Author Archives: Paula

Skytrain To New York, then Rail Train to Richmond,1946

Once reunited, in January, 1946 it is not surprising that Paul and Marie dreamed of taking a trip together. Dad had just survived a world war and the years of discipline of being a soldier. Mother had survived childbirth and … Continue reading

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Dad’s “Can-Do Attitude” Served Him Well

Often stories tell us more about a person than facts. In describing my father, Paul, I’m going to start with a true story. In early 1944, Paul and a few of his army buddies are walking down Lincoln Road, the … Continue reading

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Maternal Ties: More Than Apron Strings

Marie and Paul came from quite different worlds. Both had experienced difficulties in their childhoods. Both my parents have been major influences on me and my life choices. I’m starting with Marie’s story because she was the original resident of … Continue reading

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Recreation: Carefully Managed

1943, Miami Beach, Florida What do I know about these two people who grew up more than a thousand miles apart, who would meet and marry in 1944? What did I know about the social norms of that decade? I … Continue reading

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Stratoliner, She Flies Above the Clouds! It’s 1940!

Author’s note: I’ve recently come across a flight attendant blog by Heather Poole who writes about flying as a flight attendant in 2020. One of her quotes, “Once a flight attendant, always a flight attendant” helps explain my ongoing interest … Continue reading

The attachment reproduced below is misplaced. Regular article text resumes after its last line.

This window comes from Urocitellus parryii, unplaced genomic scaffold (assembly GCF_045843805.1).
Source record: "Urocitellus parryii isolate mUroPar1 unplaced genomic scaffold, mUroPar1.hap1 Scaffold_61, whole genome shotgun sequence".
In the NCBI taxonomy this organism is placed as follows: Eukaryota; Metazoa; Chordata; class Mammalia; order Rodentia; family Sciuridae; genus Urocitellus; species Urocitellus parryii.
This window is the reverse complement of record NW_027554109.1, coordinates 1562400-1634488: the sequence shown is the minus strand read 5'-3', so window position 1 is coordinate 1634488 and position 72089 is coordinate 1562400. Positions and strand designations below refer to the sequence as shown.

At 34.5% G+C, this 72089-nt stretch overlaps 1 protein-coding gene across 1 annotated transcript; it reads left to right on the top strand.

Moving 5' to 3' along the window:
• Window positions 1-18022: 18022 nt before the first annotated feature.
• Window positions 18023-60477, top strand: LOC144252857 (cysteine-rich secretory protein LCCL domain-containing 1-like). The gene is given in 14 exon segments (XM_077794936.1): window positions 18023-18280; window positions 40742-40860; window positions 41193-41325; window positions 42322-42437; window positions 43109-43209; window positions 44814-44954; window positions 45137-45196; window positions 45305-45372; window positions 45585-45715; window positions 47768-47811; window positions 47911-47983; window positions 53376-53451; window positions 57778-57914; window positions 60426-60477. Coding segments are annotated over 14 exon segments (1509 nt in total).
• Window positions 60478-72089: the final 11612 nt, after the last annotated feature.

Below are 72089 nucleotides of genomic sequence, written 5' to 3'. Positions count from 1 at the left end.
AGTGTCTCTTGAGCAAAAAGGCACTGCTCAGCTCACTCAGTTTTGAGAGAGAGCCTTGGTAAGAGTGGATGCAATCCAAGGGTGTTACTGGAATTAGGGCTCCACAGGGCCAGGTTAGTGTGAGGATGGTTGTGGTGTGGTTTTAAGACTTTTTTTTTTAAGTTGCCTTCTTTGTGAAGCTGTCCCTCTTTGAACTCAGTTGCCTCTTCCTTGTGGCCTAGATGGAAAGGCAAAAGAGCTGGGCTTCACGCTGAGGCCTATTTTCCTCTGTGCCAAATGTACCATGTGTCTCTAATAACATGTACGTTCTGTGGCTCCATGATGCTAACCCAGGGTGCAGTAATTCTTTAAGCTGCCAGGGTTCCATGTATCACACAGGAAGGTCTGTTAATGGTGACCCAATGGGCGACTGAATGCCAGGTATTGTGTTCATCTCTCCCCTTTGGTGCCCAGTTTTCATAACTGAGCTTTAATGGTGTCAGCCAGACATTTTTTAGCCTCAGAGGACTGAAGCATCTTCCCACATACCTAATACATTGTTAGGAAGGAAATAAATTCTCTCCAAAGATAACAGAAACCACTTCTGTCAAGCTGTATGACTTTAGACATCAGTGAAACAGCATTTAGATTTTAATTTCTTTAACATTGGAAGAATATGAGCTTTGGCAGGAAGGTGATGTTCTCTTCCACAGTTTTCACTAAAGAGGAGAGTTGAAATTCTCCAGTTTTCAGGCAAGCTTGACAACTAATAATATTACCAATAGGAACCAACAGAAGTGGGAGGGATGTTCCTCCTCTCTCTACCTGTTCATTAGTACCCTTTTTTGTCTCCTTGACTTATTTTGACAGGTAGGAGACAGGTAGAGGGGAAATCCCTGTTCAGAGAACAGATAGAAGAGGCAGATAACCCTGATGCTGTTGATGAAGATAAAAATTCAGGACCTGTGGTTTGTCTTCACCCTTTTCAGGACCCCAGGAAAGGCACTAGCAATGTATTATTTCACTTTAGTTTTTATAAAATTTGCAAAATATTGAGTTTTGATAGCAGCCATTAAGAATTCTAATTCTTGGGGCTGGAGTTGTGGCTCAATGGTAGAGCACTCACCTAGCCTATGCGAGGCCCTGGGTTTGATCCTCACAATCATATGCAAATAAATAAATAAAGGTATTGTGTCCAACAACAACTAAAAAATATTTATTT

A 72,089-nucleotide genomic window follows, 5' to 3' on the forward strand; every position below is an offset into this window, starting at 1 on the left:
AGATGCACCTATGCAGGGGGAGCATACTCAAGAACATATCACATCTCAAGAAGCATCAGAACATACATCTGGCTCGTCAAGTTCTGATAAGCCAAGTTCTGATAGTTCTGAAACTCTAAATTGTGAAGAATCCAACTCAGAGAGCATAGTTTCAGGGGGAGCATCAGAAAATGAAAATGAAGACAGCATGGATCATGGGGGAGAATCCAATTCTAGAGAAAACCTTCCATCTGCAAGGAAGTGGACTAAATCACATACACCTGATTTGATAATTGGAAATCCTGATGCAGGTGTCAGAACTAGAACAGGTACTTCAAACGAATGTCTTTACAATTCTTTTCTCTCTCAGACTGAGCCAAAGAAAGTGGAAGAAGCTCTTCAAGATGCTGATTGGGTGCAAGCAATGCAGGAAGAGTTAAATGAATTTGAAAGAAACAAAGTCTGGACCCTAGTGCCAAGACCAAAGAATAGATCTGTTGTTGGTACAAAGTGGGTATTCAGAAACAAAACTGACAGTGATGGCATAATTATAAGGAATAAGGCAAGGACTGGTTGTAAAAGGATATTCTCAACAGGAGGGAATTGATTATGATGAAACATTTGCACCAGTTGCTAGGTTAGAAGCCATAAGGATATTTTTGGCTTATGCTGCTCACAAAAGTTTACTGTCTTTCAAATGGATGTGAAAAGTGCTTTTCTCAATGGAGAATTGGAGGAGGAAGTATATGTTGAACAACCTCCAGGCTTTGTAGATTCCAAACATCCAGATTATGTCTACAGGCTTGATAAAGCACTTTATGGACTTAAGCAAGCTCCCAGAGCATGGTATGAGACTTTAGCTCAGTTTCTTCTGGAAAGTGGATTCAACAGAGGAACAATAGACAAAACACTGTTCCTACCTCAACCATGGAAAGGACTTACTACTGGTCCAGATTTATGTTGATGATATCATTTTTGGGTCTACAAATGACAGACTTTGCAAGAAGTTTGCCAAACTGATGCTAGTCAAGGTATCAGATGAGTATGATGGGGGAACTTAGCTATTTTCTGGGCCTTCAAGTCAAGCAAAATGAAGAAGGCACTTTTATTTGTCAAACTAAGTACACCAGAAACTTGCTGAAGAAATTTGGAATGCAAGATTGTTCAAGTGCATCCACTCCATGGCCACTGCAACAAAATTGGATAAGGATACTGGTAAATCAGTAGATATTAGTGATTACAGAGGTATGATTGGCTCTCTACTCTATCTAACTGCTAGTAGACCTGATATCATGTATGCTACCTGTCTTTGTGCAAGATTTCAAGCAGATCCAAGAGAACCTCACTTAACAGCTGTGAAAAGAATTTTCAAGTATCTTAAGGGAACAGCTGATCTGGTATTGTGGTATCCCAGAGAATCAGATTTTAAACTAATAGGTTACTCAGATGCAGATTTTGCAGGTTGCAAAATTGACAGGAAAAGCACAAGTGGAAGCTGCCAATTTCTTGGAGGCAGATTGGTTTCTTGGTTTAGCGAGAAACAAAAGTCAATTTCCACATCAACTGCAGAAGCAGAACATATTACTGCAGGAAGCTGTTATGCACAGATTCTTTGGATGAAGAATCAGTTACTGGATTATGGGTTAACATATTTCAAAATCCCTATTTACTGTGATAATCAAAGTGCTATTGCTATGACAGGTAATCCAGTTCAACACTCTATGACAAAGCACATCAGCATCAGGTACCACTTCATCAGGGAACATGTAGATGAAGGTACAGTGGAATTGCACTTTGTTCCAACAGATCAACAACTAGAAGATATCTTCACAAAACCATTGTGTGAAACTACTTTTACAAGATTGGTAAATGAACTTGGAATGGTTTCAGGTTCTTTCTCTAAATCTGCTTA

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Essential or Expendable?

Both the U.S. government and the airline industry have played Russian roulette, that is, a dangerous and deadly game with the lives of flight attendants–all 120,000 of them working for U.S. airlines! Only recently have various airline officials voice concern … Continue reading

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Redirection & Reflections….

“While the future remains unknown, we can still ground ourselves in the steady rhythm of Mother Earth. Hope is handed to us in small pleasures.” That positive quote is from the women who publish We’Moon calendars and books. Every woman … Continue reading

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We Sewed It: From Feedsacks to Silks and Brocades, 38″ x 46″

Browsing at JoAnn’s Fabrics last summer, I spotted an apron in the sale section. I didn’t want an apron, but I was drawn to this one! On that apron were printed dress patterns from my girlhood! I carry strong memories … Continue reading

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Early Air Hostesses Were Petite to Allow for More Cargo!

1930-1935 Boeing Air Transport hired the first Sky Girls in 1930 as an experiment. Not until five years later did Transcontinental & Western Air (then T&WA) graduate its first hostess class on December 6, 1935. The early air transport companies … Continue reading

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Creating an Image: “Sky Girl”

“Women had been eager participants in the early days of flying, when things were disorganized and open to all comers. But any hopes they had for gaining a foothold in commercial aviation were dashed when the Commerce Department, under pressure … Continue reading

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